Background: To examine the effects of ethnic discrimination on the mental health of Ecuadorian immigrants in Spain and to assess the roles of material and social resources.
Methods: Data were taken from the “Neighbourhood characteristics, immigration and mental health” survey conducted in 2006 in 33 areas of Spain. Interviews were conducted at home with an overall response of 69%. Psychological distress measured as “Possible Psychiatric Case” [PPC] was measured by the GHQ-28. A logistic regression was fitted to assess the association between PPC and discrimination adjusting for potential confounders. Interactions of discrimination with social and material resources were tested using product terms.
Results: Some 28% of the participants met our definition of PPC. About 20% of those who reported no discrimination were PPCs, rising to 30% of those who sometimes felt discriminated against and 41% of those who continually perceived discrimination. The OR for continuous discrimination was 12 [95%CI 3.5-40.3] among those with high financial strain, and 10 [2.4-41.7] when there was lack of economic support. Emotional support had an independent effect on PPC (OR of 1.8 [1.0-3.6] for those who reported having no friends). Social integration through a community group or association was positively related to the probability of being a PPC (OR of 1.7 [1.0-2.9]).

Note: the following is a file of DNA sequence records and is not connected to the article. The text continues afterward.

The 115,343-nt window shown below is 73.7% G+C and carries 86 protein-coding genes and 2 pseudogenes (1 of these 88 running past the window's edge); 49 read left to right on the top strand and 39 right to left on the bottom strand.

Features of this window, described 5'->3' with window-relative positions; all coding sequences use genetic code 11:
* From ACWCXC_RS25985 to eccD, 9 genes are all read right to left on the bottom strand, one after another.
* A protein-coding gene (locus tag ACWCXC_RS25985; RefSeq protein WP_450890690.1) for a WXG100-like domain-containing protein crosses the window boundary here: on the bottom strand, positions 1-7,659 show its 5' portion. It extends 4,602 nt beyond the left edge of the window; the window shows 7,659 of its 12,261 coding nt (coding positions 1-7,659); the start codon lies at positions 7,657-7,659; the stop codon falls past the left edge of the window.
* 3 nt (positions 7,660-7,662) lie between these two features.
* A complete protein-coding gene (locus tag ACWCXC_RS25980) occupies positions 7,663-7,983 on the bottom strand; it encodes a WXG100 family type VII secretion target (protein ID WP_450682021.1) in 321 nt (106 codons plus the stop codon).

Conclusion: Ethnic discrimination is associated with psychological distress in these Ecuadorian immigrants in Spain. Discrimination effects may be exacerbated among those facing economic stress and those without economic support. These particularly vulnerable immigrants should be the subject of social and health interventions.